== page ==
Monday, December 31, 2018


Every New Year’s Eve in Taiwan the tallest building in the country (and once the tallest in the world), Taipei 101, is the center of an impressive fireworks display visible for miles around. When we were in Taipei in October, we had our photo taken with a picture of the tower and fireworks in the background. We are with our gracious host for our visit to Taiwan, Liang-Yo, who watches the real fireworks every New Year's Eve with his family.
Tomorrow it is the beginning of a new year. Wherever you celebrate I wish you a very

                              HAPPY NEW YEAR 2019!

Monday, December 24, 2018


I have a new ornament on my tree this year, a charming miniature library made for me by my friend and fellow children's book writer Caroline Hatton in a repurposed mint container just two inches square. The tiny books inside include my book Hatching Chicks in Room 6, Caroline Hatton's book Surprise Moon, and Ann Whitford Paul's book When Animals Say I Love You. It is reminder of the importance and joy of books and reading during the holidays and all the year through. As we celebrate this holiday season with its message of joy, hope, peace and goodwill, I send best wishes to all of you for a very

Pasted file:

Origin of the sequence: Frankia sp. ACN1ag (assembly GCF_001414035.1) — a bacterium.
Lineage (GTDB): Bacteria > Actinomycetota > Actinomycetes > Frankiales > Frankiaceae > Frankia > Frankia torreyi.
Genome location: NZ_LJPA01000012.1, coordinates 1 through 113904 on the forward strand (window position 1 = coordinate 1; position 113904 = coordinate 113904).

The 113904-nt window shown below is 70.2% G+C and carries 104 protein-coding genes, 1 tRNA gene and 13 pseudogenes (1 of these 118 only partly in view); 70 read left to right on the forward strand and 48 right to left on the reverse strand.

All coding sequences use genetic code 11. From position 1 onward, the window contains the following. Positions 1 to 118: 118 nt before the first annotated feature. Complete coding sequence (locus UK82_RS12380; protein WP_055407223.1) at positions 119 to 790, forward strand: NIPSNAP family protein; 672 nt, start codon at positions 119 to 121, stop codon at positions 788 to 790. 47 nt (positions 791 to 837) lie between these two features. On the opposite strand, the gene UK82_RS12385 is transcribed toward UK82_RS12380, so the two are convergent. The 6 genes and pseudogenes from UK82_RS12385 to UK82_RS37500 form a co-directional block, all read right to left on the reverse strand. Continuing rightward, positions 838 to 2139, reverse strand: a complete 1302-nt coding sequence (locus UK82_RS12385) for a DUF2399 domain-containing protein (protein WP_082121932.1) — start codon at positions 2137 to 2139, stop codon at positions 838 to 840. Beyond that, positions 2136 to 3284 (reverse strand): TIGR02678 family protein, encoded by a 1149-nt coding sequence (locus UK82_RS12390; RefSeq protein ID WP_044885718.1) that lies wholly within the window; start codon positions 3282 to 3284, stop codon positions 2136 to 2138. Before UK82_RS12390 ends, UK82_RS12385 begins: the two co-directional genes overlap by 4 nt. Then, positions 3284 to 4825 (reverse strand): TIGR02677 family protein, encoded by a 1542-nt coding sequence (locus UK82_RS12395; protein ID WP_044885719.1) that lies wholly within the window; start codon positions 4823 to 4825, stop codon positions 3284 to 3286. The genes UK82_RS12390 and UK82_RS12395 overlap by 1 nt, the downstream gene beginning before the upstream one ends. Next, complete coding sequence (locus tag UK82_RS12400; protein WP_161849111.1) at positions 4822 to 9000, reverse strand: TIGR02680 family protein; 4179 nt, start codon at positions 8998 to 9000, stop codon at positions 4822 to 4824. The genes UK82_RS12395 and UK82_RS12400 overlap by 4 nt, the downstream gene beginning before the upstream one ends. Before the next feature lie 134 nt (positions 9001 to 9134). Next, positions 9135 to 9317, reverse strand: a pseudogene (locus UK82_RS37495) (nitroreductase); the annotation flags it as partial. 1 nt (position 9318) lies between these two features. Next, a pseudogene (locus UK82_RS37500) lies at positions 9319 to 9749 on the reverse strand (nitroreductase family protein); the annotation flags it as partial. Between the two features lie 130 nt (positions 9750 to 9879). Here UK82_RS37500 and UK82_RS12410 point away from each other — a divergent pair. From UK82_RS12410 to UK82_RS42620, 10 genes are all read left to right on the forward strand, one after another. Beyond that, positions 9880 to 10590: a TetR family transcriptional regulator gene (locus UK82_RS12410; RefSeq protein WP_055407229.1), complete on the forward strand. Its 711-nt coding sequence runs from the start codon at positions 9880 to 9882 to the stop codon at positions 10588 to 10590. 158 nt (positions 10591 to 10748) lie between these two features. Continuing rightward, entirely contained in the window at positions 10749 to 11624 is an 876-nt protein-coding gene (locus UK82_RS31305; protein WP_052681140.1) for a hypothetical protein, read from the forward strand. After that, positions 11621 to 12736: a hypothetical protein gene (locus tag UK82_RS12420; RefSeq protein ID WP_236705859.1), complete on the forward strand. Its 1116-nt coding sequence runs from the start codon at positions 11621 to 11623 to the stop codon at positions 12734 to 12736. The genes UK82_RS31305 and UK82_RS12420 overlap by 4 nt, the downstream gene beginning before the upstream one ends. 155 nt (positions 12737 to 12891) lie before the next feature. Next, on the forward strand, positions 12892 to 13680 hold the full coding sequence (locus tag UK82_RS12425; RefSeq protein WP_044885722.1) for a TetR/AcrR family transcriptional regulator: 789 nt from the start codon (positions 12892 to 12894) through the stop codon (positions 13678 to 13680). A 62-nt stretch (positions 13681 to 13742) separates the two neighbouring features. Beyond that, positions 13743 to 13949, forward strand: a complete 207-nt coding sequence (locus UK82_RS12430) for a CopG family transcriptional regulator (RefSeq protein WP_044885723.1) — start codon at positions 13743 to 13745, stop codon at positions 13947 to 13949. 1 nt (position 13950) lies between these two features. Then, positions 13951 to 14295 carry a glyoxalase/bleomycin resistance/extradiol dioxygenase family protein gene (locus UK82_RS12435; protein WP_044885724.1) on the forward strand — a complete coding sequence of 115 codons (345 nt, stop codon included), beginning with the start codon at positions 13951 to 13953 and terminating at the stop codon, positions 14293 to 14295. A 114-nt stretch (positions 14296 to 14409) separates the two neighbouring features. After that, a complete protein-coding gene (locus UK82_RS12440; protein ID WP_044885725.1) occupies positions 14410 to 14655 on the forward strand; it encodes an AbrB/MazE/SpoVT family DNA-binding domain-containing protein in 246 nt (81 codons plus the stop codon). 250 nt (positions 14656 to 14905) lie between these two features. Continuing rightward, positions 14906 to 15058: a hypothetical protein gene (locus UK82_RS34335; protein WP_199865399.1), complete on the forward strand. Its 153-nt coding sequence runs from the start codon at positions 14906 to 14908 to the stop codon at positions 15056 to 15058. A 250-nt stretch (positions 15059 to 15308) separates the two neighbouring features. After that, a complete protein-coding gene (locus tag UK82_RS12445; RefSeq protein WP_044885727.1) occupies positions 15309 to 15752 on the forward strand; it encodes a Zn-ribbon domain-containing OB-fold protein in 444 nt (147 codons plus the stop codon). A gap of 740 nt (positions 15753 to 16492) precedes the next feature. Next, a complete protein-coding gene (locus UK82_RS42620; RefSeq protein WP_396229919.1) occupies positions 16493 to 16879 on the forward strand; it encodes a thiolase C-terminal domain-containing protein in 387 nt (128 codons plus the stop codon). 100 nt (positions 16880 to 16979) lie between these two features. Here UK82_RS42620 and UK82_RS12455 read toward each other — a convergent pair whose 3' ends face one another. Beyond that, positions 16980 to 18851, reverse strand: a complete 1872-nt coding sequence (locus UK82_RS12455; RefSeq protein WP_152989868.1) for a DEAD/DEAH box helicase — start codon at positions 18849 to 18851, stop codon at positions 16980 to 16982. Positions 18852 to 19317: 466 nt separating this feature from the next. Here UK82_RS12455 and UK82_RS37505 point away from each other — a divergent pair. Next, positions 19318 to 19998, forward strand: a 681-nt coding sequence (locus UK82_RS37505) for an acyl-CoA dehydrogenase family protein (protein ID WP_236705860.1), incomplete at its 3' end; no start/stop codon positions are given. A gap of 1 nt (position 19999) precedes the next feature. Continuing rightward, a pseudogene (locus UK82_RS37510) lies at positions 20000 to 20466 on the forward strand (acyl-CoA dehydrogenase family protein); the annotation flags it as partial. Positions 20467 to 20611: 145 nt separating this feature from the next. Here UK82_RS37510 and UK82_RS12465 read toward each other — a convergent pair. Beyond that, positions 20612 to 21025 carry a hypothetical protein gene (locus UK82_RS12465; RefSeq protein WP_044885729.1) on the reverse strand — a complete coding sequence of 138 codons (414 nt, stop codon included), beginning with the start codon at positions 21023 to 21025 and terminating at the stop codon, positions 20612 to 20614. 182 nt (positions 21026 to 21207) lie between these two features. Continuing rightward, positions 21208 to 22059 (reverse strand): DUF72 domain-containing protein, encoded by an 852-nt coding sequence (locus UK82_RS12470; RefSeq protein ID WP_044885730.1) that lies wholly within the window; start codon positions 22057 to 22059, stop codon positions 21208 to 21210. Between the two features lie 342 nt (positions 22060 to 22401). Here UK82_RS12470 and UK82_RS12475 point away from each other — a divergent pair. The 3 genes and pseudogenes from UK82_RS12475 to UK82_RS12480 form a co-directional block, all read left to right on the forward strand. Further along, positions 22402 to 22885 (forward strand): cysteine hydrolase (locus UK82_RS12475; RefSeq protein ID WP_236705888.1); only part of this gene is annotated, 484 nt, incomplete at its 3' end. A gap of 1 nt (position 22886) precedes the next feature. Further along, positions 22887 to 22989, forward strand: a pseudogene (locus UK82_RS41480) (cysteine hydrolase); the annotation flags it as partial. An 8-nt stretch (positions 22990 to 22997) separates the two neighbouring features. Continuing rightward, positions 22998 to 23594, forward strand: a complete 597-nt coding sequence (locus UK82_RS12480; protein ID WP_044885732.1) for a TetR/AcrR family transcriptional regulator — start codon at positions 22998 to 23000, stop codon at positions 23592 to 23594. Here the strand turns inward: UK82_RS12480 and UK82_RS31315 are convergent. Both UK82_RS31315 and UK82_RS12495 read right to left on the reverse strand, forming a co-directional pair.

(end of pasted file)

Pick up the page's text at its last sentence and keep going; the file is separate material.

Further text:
Monday, December 17, 2018

IRELAND, Part 2: The West and Southwest, Guest Post by Tom and Susan Weisner

Ireland. Irish musicians play in bars and restaurants everywhere!
In September, our friends Tom and Susan Weisner took a driving trip in Scotland and Ireland. They have graciously agreed to share a few of their photos and thoughts about the trip. Here is their report of the second half of their ten days on the road in Ireland.

The Cliffs of Moher in County Clare on the southwest coast of Ireland are beautiful, but incredibly windy and cold. They were a long day’s drive from Galway, where we were staying.
Susan and Tom at the Cliffs of Moher on the Southwest Coast of Ireland
Another beautiful day's drive was to Roundstone, Ireland, a small village along the Connemara District coastal drive outside of Galway. 
Shop in Roundstone, Ireland, with Irish music, crafts, blankets and wool weaving.
It was a good place for crafts and gift shopping--like this place for example.
Beer, books, eggs, marble, wool, for sale!